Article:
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Analysis

CDC Urges Pregnant Women to Get Vaccinated

By Jack O'Brien  
   October 09, 2019

Nearly two-thirds of expecting mothers have not received two recommended vaccines, according to a new report.

Most mothers-to-be have not received vaccinations for both the flu or whooping cough according to a report released by the Centers for Disease Control and Prevention (CDC) Tuesday afternoon.

Nearly two-thirds of expecting mothers have not received the recommended vaccines, prompting the CDC to urge expecting mothers to receive the shots as part of "routine prenatal care."

The lack of vaccination puts the health of both the mother and child at risk, the CDC said, as women with influenza are twice as likely to be hospitalized if they are pregnant and nearly 70% of whooping cough deaths came from babies less than two months old. 

Educating expecting mothers is another challenge for the agency as nearly 40% of pregnant women who did not receive a vaccine for whooping cough said they didn't know the shot was necessary during each pregnancy.

"I want to reinforce that all expectant mothers should be up-to-date with recommended vaccinations as part of their routine prenatal care," CDC Director Robert Redfield, M.D., said in a statement. "CDC strongly recommends that health care providers speak with moms-to-be about the benefits of safe Tdap and flu vaccination for their health and the well-being of their babies."

Related: President Trump Orders Flu Vaccine Overhaul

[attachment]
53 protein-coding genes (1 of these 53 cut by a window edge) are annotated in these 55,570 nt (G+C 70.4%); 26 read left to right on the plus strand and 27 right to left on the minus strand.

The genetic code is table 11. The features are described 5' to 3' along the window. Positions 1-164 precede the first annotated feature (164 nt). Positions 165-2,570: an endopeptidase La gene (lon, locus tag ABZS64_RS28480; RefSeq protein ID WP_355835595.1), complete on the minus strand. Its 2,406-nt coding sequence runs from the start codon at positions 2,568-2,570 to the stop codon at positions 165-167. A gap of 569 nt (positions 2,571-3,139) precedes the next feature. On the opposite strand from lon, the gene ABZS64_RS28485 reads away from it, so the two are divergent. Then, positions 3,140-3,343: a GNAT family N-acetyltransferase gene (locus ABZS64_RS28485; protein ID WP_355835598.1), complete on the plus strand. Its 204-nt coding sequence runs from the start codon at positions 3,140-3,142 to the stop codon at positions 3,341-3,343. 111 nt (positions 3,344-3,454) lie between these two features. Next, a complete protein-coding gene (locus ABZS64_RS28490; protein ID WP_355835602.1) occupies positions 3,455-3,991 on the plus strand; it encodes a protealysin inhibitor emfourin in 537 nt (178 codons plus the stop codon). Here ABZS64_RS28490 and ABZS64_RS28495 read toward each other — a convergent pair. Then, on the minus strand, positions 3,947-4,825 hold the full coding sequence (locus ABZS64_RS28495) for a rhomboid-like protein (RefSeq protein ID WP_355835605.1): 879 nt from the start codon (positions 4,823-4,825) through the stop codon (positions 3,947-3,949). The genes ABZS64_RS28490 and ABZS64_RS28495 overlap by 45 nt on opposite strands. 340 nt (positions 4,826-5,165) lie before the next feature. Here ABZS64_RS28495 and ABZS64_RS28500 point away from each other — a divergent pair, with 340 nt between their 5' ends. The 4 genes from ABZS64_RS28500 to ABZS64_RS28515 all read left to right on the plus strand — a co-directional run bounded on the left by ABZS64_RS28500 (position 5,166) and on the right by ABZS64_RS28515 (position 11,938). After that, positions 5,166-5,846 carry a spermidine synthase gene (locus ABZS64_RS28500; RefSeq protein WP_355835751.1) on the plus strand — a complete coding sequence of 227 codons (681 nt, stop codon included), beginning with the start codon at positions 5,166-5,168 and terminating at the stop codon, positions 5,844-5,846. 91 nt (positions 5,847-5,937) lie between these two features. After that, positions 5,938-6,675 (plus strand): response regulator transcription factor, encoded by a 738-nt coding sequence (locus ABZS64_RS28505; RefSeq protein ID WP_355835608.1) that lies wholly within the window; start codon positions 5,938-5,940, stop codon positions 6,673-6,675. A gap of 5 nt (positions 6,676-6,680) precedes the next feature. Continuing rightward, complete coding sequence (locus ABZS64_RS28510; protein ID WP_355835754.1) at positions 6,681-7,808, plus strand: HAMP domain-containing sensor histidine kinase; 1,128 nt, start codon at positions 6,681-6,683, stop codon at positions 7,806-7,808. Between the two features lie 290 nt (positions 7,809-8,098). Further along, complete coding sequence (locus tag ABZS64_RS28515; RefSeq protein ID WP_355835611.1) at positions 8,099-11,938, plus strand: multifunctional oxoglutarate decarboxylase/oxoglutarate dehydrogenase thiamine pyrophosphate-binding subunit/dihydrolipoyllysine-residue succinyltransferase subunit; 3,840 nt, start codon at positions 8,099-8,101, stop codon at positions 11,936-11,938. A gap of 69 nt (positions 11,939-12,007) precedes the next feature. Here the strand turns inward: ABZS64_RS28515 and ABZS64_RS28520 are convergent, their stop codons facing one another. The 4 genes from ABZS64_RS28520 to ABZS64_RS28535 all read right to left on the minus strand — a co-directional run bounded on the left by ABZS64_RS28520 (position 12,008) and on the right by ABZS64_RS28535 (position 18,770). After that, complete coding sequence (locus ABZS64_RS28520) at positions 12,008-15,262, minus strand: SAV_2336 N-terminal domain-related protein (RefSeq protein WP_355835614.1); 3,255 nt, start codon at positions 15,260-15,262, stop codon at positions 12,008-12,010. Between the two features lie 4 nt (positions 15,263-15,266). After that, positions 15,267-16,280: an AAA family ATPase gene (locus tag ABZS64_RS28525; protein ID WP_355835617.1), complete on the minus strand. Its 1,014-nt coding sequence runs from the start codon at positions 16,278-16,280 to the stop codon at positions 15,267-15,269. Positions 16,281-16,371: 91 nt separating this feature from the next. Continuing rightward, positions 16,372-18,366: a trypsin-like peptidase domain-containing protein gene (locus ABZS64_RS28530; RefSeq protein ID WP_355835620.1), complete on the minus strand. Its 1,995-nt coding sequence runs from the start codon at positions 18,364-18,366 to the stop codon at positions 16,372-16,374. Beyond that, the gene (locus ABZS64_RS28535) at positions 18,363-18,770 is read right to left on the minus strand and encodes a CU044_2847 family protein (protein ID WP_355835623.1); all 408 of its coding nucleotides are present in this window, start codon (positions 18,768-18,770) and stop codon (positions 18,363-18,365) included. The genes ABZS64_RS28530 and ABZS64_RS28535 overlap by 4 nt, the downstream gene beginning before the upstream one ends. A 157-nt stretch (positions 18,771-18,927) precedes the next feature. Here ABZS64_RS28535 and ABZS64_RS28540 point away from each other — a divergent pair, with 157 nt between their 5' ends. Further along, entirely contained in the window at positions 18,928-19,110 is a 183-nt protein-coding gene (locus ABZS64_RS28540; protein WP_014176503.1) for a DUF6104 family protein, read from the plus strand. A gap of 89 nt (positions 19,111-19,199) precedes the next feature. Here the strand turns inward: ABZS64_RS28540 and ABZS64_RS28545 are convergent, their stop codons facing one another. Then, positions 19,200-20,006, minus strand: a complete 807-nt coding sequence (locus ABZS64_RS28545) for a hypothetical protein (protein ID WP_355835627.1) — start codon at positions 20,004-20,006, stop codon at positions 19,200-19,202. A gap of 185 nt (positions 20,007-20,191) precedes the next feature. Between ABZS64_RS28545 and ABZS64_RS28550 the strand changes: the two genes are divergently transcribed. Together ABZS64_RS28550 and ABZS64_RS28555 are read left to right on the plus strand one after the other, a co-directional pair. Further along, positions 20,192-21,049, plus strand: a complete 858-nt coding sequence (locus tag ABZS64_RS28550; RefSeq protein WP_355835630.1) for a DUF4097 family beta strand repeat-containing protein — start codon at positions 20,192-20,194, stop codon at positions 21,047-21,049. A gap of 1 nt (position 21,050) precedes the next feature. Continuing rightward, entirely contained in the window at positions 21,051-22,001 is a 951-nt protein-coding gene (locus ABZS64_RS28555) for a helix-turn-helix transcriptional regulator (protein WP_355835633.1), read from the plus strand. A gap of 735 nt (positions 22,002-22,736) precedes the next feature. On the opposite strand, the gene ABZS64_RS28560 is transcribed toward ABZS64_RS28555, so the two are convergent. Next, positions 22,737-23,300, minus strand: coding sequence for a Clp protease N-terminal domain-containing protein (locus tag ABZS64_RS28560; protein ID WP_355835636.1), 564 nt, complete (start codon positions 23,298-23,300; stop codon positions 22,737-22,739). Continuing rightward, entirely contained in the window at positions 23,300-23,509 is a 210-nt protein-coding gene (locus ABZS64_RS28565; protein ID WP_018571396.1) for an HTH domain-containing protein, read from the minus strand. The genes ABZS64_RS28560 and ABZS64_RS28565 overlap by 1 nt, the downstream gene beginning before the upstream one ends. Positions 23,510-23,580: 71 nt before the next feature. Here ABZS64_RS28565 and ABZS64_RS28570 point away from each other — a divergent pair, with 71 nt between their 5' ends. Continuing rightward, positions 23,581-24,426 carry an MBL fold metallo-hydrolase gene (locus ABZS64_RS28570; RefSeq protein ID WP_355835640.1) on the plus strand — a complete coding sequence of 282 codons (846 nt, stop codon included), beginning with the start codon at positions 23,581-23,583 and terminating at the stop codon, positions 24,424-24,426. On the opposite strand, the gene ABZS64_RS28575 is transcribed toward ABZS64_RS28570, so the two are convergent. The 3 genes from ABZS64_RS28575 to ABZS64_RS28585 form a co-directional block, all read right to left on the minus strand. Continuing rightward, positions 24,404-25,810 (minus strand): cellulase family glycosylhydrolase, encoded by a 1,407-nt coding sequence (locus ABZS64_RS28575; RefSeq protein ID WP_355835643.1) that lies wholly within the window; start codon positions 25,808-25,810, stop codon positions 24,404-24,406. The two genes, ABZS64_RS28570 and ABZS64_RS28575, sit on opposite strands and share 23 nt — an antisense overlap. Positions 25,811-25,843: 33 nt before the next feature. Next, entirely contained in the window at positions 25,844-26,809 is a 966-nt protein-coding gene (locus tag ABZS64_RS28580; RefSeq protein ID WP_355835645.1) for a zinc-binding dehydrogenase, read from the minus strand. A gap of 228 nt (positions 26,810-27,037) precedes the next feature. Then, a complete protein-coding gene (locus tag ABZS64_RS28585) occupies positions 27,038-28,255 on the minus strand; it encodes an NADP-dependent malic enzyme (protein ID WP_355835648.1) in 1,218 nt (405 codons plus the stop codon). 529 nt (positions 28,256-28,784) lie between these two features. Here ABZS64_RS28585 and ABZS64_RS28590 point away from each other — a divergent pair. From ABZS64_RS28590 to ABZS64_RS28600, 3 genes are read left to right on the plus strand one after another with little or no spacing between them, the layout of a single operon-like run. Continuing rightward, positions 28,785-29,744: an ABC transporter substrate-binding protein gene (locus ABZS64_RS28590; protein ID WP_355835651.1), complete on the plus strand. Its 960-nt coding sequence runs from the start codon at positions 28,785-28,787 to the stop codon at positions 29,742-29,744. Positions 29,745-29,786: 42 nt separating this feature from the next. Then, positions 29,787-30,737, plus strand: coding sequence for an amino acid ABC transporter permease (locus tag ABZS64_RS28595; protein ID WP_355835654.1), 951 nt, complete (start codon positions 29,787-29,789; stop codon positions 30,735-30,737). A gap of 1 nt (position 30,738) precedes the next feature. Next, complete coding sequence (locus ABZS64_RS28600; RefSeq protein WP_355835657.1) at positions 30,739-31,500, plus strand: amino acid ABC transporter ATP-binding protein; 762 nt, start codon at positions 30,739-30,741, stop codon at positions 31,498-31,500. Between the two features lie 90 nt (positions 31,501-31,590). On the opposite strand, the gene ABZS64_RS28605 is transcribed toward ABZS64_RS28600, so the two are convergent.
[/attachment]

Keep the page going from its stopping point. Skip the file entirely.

Outside of the immediate health risks facing the mother, a primary concern for the CDC is the effect of influenza and whooping cough on babies. 

The agency reported that babies less than six months old have the highest rate of influenza-associated hospitalizations and deaths among children, while more than two-thirds of babies less than two months old with whooping cough must be hospitalized.

However, the CDC pointed to the effectiveness of vaccines for pregnant women, as flu shots reduced the hospitalization rate of babies less than six months old by 72%.

Similarly, the whooping cough vaccine lowered the rate of hospitalization for babies less than two months old by 91%.

Related: Federal Experts' Advice On HPV Vaccine Could Leave Adults Confused

The release of the CDC survey comes months after more than 30 states grappled with the worst measles outbreak in almost 30 years, prompting some states to reexamine vaccination exemption laws

Despite most mothers not receiving both vaccines, the CDC reported that between August 2018 and April 2019, 55% of pregnant women received a whooping cough vaccine before or during pregnancy and 54% received a flu shot. 

There were disparities among those who received vaccines, as women with providers that referred them for a vaccine had higher vaccination rates and African-American expecting mothers reported lower vaccination rates.

Related: N.Y. Ends Religious Exemptions to Vaccination Mandates

Jack O'Brien is the finance editor at HealthLeaders, a Simplify Compliance brand.


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